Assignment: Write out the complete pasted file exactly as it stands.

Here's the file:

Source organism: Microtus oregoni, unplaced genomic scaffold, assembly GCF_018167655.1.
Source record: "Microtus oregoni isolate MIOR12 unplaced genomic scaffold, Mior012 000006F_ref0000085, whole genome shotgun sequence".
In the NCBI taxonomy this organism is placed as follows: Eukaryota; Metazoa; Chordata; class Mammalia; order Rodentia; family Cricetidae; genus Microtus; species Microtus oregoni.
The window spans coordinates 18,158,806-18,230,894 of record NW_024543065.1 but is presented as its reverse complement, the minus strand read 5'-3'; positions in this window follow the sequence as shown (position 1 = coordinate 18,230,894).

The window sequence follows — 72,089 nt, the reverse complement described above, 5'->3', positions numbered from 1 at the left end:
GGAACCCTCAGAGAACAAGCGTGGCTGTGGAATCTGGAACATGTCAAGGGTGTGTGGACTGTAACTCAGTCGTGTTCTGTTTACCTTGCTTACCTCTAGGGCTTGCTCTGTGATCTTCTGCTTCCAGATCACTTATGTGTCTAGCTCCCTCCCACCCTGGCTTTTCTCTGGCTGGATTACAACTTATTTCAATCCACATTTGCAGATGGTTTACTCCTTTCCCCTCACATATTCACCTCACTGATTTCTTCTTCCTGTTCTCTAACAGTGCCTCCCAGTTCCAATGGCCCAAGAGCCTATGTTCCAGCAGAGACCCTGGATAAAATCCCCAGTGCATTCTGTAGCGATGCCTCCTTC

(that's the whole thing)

Source organism: Microtus oregoni, unplaced genomic scaffold, assembly GCF_018167655.1.
Source record: "Microtus oregoni isolate MIOR12 unplaced genomic scaffold, Mior012 000006F_ref0000085, whole genome shotgun sequence".
In the NCBI taxonomy this organism is placed as follows: Eukaryota; Metazoa; Chordata; class Mammalia; order Rodentia; family Cricetidae; genus Microtus; species Microtus oregoni.
The window spans coordinates 18,158,806-18,230,894 of record NW_024543065.1 but is presented as its reverse complement, the minus strand read 5'-3'; positions in this window follow the sequence as shown (position 1 = coordinate 18,230,894).

The window sequence follows — 72,089 nt, the reverse complement described above, 5'->3', positions numbered from 1 at the left end:
GGAACCCTCAGAGAACAAGCGTGGCTGTGGAATCTGGAACATGTCAAGGGTGTGTGGACTGTAACTCAGTCGTGTTCTGTTTACCTTGCTTACCTCTAGGGCTTGCTCTGTGATCTTCTGCTTCCAGATCACTTATGTGTCTAGCTCCCTCCCACCCTGGCTTTTCTCTGGCTGGATTACAACTTATTTCAATCCACATTTGCAGATGGTTTACTCCTTTCCCCTCACATATTCACCTCACTGATTTCTTCTTCCTGTTCTCTAACAGTGCCTCCCAGTTCCAATGGCCCAAGAGCCTATGTTCCAGCAGAGACCCTGGATAAAATCCCCAGTGCATTCTGTAGCGATGCCTCCTTC